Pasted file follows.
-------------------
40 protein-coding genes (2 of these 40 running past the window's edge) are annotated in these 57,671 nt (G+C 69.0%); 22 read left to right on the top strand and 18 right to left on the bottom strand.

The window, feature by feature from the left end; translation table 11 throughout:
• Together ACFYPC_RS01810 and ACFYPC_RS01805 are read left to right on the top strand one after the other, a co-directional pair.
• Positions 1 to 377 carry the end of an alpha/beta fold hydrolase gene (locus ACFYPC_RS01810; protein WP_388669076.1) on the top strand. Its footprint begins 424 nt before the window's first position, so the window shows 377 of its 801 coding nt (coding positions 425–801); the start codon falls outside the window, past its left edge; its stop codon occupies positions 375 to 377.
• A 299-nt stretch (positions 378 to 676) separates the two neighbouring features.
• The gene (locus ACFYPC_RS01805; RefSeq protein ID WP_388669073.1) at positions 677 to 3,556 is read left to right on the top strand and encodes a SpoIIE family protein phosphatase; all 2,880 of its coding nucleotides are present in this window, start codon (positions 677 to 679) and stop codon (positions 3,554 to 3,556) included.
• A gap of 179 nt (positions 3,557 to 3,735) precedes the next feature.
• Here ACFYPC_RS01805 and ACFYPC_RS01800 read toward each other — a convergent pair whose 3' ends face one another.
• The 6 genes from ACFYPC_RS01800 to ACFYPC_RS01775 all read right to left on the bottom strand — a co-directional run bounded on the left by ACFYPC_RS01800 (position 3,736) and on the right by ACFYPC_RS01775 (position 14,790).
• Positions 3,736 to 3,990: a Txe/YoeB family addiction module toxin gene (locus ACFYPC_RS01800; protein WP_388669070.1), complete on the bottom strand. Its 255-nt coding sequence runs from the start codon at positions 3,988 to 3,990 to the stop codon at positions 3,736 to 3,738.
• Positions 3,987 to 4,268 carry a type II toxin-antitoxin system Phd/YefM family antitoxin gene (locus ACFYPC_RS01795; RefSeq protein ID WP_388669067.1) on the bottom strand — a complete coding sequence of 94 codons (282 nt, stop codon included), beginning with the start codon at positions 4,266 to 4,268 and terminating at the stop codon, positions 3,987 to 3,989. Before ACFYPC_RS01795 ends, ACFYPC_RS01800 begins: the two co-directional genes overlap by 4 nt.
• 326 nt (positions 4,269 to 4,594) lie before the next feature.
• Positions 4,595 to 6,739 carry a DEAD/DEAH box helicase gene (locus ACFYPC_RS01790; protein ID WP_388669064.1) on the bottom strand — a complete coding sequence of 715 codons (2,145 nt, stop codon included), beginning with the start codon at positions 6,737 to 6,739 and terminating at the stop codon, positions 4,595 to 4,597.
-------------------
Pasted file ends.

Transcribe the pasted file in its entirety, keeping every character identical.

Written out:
40 protein-coding genes (2 of these 40 running past the window's edge) are annotated in these 57,671 nt (G+C 69.0%); 22 read left to right on the top strand and 18 right to left on the bottom strand.

The window, feature by feature from the left end; translation table 11 throughout:
• Together ACFYPC_RS01810 and ACFYPC_RS01805 are read left to right on the top strand one after the other, a co-directional pair.
• Positions 1 to 377 carry the end of an alpha/beta fold hydrolase gene (locus ACFYPC_RS01810; protein WP_388669076.1) on the top strand. Its footprint begins 424 nt before the window's first position, so the window shows 377 of its 801 coding nt (coding positions 425–801); the start codon falls outside the window, past its left edge; its stop codon occupies positions 375 to 377.
• A 299-nt stretch (positions 378 to 676) separates the two neighbouring features.
• The gene (locus ACFYPC_RS01805; RefSeq protein ID WP_388669073.1) at positions 677 to 3,556 is read left to right on the top strand and encodes a SpoIIE family protein phosphatase; all 2,880 of its coding nucleotides are present in this window, start codon (positions 677 to 679) and stop codon (positions 3,554 to 3,556) included.
• A gap of 179 nt (positions 3,557 to 3,735) precedes the next feature.
• Here ACFYPC_RS01805 and ACFYPC_RS01800 read toward each other — a convergent pair whose 3' ends face one another.
• The 6 genes from ACFYPC_RS01800 to ACFYPC_RS01775 all read right to left on the bottom strand — a co-directional run bounded on the left by ACFYPC_RS01800 (position 3,736) and on the right by ACFYPC_RS01775 (position 14,790).
• Positions 3,736 to 3,990: a Txe/YoeB family addiction module toxin gene (locus ACFYPC_RS01800; protein WP_388669070.1), complete on the bottom strand. Its 255-nt coding sequence runs from the start codon at positions 3,988 to 3,990 to the stop codon at positions 3,736 to 3,738.
• Positions 3,987 to 4,268 carry a type II toxin-antitoxin system Phd/YefM family antitoxin gene (locus ACFYPC_RS01795; RefSeq protein ID WP_388669067.1) on the bottom strand — a complete coding sequence of 94 codons (282 nt, stop codon included), beginning with the start codon at positions 4,266 to 4,268 and terminating at the stop codon, positions 3,987 to 3,989. Before ACFYPC_RS01795 ends, ACFYPC_RS01800 begins: the two co-directional genes overlap by 4 nt.
• 326 nt (positions 4,269 to 4,594) lie before the next feature.
• Positions 4,595 to 6,739 carry a DEAD/DEAH box helicase gene (locus ACFYPC_RS01790; protein ID WP_388669064.1) on the bottom strand — a complete coding sequence of 715 codons (2,145 nt, stop codon included), beginning with the start codon at positions 6,737 to 6,739 and terminating at the stop codon, positions 4,595 to 4,597.